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I think similar questions may have been asked, so apologies if this is the case. I haven't been able to find one that helps me yet though.

Anyway, for an assignment question I've figured out a solution but it relies on my assumption that an isomorphism between cyclic groups maps generators to generators. I've seen this stated before but I'm not quite sure how to prove it.

Could anyone help me? I attempted using the idea that the identity gets mapped to the identity and trying to generalise to generators but got stuck.

Thanks in advance!

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    $\begingroup$ This is certainly true for any isomorphism, but for general homomorphisms it need not be the case (consider the 'trivial homomorphism' $\phi :G\rightarrow H$ where the kernel of $\phi$ is all of $G$). $\endgroup$ – Justin Benfield Aug 25 '16 at 1:16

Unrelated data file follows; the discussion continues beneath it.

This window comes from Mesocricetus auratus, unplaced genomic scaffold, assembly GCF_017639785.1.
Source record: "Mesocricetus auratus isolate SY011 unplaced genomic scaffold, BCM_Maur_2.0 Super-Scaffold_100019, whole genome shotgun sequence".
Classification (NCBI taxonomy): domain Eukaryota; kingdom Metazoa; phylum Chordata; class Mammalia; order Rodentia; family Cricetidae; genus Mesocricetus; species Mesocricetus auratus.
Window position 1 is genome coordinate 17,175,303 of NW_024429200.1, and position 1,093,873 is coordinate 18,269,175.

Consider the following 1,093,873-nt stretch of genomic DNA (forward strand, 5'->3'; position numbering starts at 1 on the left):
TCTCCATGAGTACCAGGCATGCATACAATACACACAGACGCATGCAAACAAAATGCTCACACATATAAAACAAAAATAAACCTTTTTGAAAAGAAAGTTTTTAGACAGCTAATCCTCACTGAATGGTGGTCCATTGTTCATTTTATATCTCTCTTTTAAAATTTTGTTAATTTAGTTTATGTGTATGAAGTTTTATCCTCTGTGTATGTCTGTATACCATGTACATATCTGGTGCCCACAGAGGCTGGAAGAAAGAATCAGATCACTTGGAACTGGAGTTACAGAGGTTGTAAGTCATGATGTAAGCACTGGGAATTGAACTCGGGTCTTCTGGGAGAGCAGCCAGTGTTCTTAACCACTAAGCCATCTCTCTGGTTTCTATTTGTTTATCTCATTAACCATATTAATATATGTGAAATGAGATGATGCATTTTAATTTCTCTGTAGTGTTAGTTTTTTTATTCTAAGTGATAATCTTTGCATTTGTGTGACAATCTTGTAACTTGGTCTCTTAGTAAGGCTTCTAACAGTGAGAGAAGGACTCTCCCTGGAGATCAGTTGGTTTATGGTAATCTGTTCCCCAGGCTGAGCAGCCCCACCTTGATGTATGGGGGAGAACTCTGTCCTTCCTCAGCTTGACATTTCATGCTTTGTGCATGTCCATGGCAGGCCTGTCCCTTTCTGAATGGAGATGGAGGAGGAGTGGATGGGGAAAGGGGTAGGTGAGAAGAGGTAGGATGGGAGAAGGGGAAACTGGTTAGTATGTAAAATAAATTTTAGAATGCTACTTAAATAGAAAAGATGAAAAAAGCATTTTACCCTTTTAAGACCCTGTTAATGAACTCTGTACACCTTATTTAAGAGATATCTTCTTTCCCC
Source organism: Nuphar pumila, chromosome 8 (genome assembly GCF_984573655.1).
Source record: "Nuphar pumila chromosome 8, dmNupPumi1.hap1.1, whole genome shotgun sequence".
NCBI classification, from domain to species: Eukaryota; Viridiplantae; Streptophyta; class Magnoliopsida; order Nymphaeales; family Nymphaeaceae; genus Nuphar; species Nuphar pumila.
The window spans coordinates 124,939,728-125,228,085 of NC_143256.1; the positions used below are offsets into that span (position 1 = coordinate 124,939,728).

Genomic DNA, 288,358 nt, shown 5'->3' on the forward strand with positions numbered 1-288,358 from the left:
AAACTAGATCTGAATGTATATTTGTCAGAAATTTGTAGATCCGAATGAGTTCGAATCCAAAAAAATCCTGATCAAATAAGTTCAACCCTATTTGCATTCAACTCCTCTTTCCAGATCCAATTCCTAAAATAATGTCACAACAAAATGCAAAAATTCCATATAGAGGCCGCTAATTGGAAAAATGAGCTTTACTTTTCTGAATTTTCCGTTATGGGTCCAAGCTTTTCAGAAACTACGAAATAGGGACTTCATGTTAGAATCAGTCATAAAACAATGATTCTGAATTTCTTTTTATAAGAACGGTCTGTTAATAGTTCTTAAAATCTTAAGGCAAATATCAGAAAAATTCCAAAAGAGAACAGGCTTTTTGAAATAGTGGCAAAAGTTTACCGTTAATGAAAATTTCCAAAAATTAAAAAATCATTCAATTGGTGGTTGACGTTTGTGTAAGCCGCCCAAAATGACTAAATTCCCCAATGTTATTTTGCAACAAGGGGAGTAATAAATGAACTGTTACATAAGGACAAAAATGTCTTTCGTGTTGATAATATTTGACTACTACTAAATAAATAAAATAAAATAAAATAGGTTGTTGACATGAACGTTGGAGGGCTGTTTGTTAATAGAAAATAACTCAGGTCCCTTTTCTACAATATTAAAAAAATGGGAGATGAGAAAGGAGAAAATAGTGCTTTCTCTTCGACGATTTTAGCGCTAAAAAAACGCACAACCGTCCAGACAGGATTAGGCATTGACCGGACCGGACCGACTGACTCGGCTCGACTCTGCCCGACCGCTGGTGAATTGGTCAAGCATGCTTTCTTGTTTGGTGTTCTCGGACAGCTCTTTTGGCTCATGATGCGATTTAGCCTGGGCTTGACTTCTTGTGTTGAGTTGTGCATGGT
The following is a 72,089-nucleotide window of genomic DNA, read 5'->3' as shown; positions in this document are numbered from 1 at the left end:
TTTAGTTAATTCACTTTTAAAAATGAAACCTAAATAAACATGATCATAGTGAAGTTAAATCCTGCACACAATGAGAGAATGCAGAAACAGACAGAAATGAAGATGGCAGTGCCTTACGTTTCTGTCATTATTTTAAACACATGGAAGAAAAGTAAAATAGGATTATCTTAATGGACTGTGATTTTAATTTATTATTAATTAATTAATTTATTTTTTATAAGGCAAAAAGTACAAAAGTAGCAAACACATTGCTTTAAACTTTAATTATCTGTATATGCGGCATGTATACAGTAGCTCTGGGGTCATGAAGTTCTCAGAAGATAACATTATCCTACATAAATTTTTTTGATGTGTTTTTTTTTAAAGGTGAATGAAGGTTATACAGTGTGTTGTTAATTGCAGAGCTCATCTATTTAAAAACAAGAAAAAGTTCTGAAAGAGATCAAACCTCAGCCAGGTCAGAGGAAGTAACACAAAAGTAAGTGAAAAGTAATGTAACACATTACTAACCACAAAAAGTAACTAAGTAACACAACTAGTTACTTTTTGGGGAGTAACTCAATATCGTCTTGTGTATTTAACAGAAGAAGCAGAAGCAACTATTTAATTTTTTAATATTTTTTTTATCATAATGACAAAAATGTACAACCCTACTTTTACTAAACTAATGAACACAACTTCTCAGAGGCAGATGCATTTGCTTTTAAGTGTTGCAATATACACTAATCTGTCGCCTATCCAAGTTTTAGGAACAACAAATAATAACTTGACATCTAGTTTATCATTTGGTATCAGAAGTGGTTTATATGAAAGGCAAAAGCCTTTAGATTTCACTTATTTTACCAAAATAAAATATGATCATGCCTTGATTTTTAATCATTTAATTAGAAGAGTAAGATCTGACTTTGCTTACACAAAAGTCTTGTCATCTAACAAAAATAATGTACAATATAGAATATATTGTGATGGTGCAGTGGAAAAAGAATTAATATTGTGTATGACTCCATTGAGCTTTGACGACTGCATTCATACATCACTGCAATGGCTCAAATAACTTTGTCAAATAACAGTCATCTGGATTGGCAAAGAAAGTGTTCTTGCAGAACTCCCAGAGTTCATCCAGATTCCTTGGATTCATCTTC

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If $g$ generates $G$, then the elements of $G$ are precisely $g,g^2,\ldots,g^n$ where $n$ is the order of $g$.

If $\phi : G \to G'$ is an isomorphism, then consider where an arbitrary element of $G$ is sent. An arbitrary element of $G$ is of the form $g^k$, so $\phi(g^k)=\phi(g)^k$. Since $\phi$ is a bijection, the elements of $G'$ are precisely $\phi(g),\phi(g)^2,\ldots,\phi(g)^n$.

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  • $\begingroup$ Ahh, I should've seen that thank-you very much! $\endgroup$ – CAPM Aug 25 '16 at 1:19
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No. Consider the trivial homomorphism $\phi: Z_n\to Z_m$ that takes $g\in Z_n$ to $e\in Z_m$. $e$ isn't a generator of $Z_m$, but $\phi(g_1g_2)=e$ and $\phi(g_1)\phi(g_2)=e^2=e$, so $\phi$ is a homomorphism.

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